In Keith Culver and Kieran O'Doherty (eds), Fishing and Farming Iconic Species - Cod and Salmon and Social Issues in Genomic Science. Ottawa, Captus Press, 2013, pp. 160-182.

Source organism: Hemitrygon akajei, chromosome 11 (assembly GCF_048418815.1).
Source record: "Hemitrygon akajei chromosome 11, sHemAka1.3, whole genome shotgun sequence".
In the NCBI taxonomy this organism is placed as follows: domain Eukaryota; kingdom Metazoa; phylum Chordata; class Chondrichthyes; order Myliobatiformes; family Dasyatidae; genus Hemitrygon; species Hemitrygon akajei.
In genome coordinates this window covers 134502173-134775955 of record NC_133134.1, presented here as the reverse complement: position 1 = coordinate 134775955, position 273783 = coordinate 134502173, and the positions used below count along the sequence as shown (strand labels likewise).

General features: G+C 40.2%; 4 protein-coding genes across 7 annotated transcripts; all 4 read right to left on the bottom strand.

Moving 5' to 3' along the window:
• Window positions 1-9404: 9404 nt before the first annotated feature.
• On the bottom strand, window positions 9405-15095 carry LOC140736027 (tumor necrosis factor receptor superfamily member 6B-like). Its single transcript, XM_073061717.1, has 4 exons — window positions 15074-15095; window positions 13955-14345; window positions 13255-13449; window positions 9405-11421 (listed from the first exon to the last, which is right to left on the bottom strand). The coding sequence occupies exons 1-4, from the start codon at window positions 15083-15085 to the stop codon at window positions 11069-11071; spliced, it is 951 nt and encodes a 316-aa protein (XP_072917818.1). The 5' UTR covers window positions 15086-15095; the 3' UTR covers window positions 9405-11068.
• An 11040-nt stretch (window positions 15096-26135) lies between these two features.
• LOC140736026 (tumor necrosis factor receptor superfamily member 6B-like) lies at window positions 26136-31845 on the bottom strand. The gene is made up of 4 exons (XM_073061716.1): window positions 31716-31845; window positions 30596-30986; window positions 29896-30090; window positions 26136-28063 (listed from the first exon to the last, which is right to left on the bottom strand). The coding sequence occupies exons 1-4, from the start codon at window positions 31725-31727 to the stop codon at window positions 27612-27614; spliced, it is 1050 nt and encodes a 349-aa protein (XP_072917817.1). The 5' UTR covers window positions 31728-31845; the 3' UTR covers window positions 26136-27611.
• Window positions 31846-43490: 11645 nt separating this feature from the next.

A growing number of patent applications are relevant for aquaculture and the fish breeding industry. Patent law is general in form and is seldom adapted to single areas of innovation. It was initially created for the purpose of granting exclusive rights to technical inventions, on the understanding that higher animals, food production and pharmaceuticals were too important for mankind to be included under exclusive private rights. Now that patent law is increasingly invoked in the aquaculture sector, the question arises: how will the law apply to this particular field of innovation? As patent law has the potential to alter the legal conditions for competition and investments in aquaculture, it deserves more attention from policy-makers, fish breeders and fish farmers. This article presents the EPO and Norwegian practice, as a basis for comparing the situation in the USA and Canada with that in Europe. It looks at patentability for product patents and process patents; and the scope of the rights conferred from each of these types of patents as applied to the aquaculture sector. It reviews the most recent patent decision of the Norwegian Supreme Court which concerns the grant of a patent to a fish feed - Histidin. Finally, it presents practice from the Norwegian Ethical Advisory Committee for patent applications relevant to aquaculture.